Streaming tickets: https://www.stream.theatre/season/51
On demand until: 4th April 2021
Set on ‘Singer’s Row’ in Brooklyn, New York, five musicians who dub themselves the ‘City Weeds’ tell the tale of a young Parisian woman who arrives in Brooklyn with an unfinished lullaby and the aim to find her father becoming incredibly famous in the process. This is done using the play with a play structure. A self proclaimed, ‘sidewalk fairytale’ if you will. Although the production is incredibly well cast and well directed, I wasn’t that gripped with the whole production to enjoy it as much as I thought I would.
The strongest aspect of the production is Dean Johnson’s incredible direction. This production didn’t feel like theatre in the slightest, it was like a musical film that should be seen in cinemas. Some of the transitions were impeccable and I can only imagine what that would look like on a huge screen. The 5 piece strong cast are stunning, particularly Emma Kingston as the title character and Marisha Wallace as Brooklyn’s rival Paradice who truly brought vocals for days.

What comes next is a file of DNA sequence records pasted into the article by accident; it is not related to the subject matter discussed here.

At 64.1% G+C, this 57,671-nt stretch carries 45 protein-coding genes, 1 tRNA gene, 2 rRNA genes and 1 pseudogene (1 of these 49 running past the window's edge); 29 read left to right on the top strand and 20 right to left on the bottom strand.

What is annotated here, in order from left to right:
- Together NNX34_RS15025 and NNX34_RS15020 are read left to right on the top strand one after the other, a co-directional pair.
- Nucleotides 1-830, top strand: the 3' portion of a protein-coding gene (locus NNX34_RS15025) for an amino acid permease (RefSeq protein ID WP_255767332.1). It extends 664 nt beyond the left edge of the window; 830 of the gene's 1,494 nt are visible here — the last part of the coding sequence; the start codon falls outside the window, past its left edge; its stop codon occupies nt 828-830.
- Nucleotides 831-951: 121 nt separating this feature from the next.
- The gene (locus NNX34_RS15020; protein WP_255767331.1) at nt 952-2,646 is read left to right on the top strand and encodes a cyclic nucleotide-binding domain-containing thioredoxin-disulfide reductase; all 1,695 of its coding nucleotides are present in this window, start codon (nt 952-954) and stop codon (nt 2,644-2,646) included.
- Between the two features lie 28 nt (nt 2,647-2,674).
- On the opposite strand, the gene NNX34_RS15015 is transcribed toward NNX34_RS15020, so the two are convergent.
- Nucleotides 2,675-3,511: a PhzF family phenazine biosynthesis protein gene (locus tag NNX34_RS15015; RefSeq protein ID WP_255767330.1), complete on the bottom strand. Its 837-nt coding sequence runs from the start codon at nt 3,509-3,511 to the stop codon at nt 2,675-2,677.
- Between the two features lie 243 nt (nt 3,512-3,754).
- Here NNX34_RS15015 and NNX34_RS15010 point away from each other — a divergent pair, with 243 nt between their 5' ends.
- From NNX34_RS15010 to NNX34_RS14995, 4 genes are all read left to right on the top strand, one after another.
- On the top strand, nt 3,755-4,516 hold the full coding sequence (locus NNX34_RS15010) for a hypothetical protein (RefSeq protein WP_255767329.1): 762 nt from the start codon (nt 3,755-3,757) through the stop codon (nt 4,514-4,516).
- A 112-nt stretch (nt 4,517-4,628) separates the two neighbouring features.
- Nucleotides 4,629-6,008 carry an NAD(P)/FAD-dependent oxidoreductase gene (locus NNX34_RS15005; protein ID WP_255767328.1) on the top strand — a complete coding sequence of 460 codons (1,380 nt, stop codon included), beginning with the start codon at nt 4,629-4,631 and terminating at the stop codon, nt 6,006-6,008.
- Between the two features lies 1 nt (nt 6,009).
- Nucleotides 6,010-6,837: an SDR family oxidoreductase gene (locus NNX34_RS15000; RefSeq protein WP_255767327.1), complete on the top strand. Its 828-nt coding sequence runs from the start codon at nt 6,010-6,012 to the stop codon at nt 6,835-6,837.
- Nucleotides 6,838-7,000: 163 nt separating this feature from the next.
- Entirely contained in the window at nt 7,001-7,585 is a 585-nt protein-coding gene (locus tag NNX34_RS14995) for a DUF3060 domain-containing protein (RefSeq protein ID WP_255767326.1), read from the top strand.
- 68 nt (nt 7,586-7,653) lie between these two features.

The main issue I had with the show was the, in my opinion, unnecessary rivalry between Brooklyn and Paradice. Now, I know life isn’t all sunshine and rainbows but – particularly in the beginning – it felt very random as to why Paradice would want to destroy Brooklyn’s career. And for me it took away the focus on the want for Brooklyn to find her father. However, I do have to say. In this house, we stan Marisha Wallace so any opportunity to hear and watch her perform, I will gladly accept. But I do wish this storyline had a bit more development at the start. I also felt the score felt very similar to other pop/rock musicals like Rent and I don’t think it was strong enough to stand on it’s own the way Rent does and has done to sustain it’s legacy throughout the years.
I would still say it’s worth checking out for this incredibly talented cast. I hope Emma Kingston is given lead roles left, right and centre after this because she is truly a vocal powerhouse that is very underrated in the West End. But, I just think this one wasn’t really for me.
Until next time,
Categories: On Screen